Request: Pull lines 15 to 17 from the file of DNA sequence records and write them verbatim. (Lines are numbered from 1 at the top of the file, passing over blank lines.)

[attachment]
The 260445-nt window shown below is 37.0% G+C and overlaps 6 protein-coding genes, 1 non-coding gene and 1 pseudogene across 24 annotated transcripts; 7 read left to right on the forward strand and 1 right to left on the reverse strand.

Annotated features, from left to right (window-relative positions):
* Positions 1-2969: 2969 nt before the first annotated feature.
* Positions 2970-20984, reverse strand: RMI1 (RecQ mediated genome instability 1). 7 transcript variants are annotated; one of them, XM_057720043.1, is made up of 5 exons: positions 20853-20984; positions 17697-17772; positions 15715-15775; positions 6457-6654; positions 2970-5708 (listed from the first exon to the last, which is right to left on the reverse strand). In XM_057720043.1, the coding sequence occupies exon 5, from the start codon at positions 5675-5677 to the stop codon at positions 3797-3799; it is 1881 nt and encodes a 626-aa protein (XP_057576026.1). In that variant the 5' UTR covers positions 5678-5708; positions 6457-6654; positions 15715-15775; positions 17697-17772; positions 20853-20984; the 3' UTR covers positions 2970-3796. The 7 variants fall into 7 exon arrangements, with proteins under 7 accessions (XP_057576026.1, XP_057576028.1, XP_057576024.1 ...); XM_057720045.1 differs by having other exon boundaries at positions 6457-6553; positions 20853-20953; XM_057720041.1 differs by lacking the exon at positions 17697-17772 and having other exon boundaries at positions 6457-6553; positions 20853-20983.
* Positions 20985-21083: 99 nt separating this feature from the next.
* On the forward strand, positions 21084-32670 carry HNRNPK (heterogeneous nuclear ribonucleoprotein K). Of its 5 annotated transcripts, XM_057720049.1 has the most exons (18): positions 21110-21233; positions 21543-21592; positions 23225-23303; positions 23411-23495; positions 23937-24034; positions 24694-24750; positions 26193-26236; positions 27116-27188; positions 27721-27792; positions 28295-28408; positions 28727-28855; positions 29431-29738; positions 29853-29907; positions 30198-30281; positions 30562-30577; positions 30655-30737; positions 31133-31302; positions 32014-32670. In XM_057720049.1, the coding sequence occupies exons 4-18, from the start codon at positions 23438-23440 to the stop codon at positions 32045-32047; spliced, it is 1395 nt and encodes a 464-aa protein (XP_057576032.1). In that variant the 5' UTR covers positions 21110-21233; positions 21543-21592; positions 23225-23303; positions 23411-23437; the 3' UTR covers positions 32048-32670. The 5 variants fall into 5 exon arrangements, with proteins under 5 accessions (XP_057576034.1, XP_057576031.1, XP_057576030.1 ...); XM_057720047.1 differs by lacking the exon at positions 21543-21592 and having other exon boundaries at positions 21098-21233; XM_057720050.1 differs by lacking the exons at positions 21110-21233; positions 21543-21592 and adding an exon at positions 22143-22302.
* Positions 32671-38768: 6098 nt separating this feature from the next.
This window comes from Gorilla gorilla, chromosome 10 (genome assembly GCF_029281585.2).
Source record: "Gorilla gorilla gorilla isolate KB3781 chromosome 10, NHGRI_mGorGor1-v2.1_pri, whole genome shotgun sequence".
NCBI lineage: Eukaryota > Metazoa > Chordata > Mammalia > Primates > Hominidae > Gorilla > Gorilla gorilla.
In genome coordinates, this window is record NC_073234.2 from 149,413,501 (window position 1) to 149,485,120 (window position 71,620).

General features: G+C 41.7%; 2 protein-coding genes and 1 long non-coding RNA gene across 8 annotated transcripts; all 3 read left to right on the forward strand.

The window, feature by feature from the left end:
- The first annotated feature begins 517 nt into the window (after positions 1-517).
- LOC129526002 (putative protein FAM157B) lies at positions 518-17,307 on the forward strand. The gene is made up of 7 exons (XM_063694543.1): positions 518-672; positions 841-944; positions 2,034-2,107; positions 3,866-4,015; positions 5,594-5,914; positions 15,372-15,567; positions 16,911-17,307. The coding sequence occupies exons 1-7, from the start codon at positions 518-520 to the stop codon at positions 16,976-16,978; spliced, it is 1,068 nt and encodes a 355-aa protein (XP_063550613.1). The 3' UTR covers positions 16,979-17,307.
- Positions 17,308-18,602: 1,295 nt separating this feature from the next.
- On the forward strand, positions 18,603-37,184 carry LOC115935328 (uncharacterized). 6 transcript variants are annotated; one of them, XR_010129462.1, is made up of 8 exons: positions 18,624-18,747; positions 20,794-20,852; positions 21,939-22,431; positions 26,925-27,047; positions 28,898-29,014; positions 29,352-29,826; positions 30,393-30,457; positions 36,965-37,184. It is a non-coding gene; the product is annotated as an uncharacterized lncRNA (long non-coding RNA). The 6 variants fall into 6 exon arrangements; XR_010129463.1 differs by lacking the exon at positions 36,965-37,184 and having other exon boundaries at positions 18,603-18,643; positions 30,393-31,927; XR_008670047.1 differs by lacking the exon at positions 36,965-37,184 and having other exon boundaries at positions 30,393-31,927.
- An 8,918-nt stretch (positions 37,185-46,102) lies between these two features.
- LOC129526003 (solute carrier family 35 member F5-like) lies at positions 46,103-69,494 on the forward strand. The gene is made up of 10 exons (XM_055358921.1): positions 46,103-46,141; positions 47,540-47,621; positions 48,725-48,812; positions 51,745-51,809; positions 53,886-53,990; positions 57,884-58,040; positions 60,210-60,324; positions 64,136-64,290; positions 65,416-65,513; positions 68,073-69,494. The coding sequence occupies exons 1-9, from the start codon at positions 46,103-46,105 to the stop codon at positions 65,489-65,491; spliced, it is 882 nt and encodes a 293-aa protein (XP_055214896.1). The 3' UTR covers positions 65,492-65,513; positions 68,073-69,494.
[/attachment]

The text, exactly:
- LOC129526002 (putative protein FAM157B) lies at positions 518-17,307 on the forward strand. The gene is made up of 7 exons (XM_063694543.1): positions 518-672; positions 841-944; positions 2,034-2,107; positions 3,866-4,015; positions 5,594-5,914; positions 15,372-15,567; positions 16,911-17,307. The coding sequence occupies exons 1-7, from the start codon at positions 518-520 to the stop codon at positions 16,976-16,978; spliced, it is 1,068 nt and encodes a 355-aa protein (XP_063550613.1). The 3' UTR covers positions 16,979-17,307.
- Positions 17,308-18,602: 1,295 nt separating this feature from the next.
- On the forward strand, positions 18,603-37,184 carry LOC115935328 (uncharacterized). 6 transcript variants are annotated; one of them, XR_010129462.1, is made up of 8 exons: positions 18,624-18,747; positions 20,794-20,852; positions 21,939-22,431; positions 26,925-27,047; positions 28,898-29,014; positions 29,352-29,826; positions 30,393-30,457; positions 36,965-37,184. It is a non-coding gene; the product is annotated as an uncharacterized lncRNA (long non-coding RNA). The 6 variants fall into 6 exon arrangements; XR_010129463.1 differs by lacking the exon at positions 36,965-37,184 and having other exon boundaries at positions 18,603-18,643; positions 30,393-31,927; XR_008670047.1 differs by lacking the exon at positions 36,965-37,184 and having other exon boundaries at positions 30,393-31,927.